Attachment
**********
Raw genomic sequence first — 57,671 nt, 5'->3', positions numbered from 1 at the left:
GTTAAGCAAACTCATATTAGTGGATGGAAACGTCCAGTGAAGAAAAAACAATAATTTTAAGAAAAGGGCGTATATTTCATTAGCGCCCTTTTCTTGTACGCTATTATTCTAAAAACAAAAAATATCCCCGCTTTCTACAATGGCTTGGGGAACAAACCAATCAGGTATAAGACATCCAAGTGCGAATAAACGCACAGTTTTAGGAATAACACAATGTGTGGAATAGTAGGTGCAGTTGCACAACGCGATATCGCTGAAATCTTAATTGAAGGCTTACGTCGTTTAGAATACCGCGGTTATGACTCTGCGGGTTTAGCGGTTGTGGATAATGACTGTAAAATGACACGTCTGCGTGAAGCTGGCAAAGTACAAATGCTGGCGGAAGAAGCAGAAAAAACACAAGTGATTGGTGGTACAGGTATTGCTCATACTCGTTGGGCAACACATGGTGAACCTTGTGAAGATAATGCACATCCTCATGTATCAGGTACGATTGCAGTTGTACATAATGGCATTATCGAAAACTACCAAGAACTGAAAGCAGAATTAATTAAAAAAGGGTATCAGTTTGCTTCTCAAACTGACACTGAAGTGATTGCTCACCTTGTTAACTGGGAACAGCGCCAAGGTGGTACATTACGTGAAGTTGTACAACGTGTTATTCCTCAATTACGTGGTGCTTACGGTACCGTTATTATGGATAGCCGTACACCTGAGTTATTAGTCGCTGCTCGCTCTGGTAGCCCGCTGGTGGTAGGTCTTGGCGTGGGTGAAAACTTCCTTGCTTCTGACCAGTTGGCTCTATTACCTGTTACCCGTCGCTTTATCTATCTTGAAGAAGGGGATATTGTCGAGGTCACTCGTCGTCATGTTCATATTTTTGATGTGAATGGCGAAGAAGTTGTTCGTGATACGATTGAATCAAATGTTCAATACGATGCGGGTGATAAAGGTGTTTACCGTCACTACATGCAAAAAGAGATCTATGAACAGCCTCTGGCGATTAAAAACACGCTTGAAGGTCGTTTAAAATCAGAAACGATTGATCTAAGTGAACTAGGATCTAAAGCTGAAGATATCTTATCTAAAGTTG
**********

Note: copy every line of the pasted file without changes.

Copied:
Raw genomic sequence first — 57,671 nt, 5'->3', positions numbered from 1 at the left:
GTTAAGCAAACTCATATTAGTGGATGGAAACGTCCAGTGAAGAAAAAACAATAATTTTAAGAAAAGGGCGTATATTTCATTAGCGCCCTTTTCTTGTACGCTATTATTCTAAAAACAAAAAATATCCCCGCTTTCTACAATGGCTTGGGGAACAAACCAATCAGGTATAAGACATCCAAGTGCGAATAAACGCACAGTTTTAGGAATAACACAATGTGTGGAATAGTAGGTGCAGTTGCACAACGCGATATCGCTGAAATCTTAATTGAAGGCTTACGTCGTTTAGAATACCGCGGTTATGACTCTGCGGGTTTAGCGGTTGTGGATAATGACTGTAAAATGACACGTCTGCGTGAAGCTGGCAAAGTACAAATGCTGGCGGAAGAAGCAGAAAAAACACAAGTGATTGGTGGTACAGGTATTGCTCATACTCGTTGGGCAACACATGGTGAACCTTGTGAAGATAATGCACATCCTCATGTATCAGGTACGATTGCAGTTGTACATAATGGCATTATCGAAAACTACCAAGAACTGAAAGCAGAATTAATTAAAAAAGGGTATCAGTTTGCTTCTCAAACTGACACTGAAGTGATTGCTCACCTTGTTAACTGGGAACAGCGCCAAGGTGGTACATTACGTGAAGTTGTACAACGTGTTATTCCTCAATTACGTGGTGCTTACGGTACCGTTATTATGGATAGCCGTACACCTGAGTTATTAGTCGCTGCTCGCTCTGGTAGCCCGCTGGTGGTAGGTCTTGGCGTGGGTGAAAACTTCCTTGCTTCTGACCAGTTGGCTCTATTACCTGTTACCCGTCGCTTTATCTATCTTGAAGAAGGGGATATTGTCGAGGTCACTCGTCGTCATGTTCATATTTTTGATGTGAATGGCGAAGAAGTTGTTCGTGATACGATTGAATCAAATGTTCAATACGATGCGGGTGATAAAGGTGTTTACCGTCACTACATGCAAAAAGAGATCTATGAACAGCCTCTGGCGATTAAAAACACGCTTGAAGGTCGTTTAAAATCAGAAACGATTGATCTAAGTGAACTAGGATCTAAAGCTGAAGATATCTTATCTAAAGTTG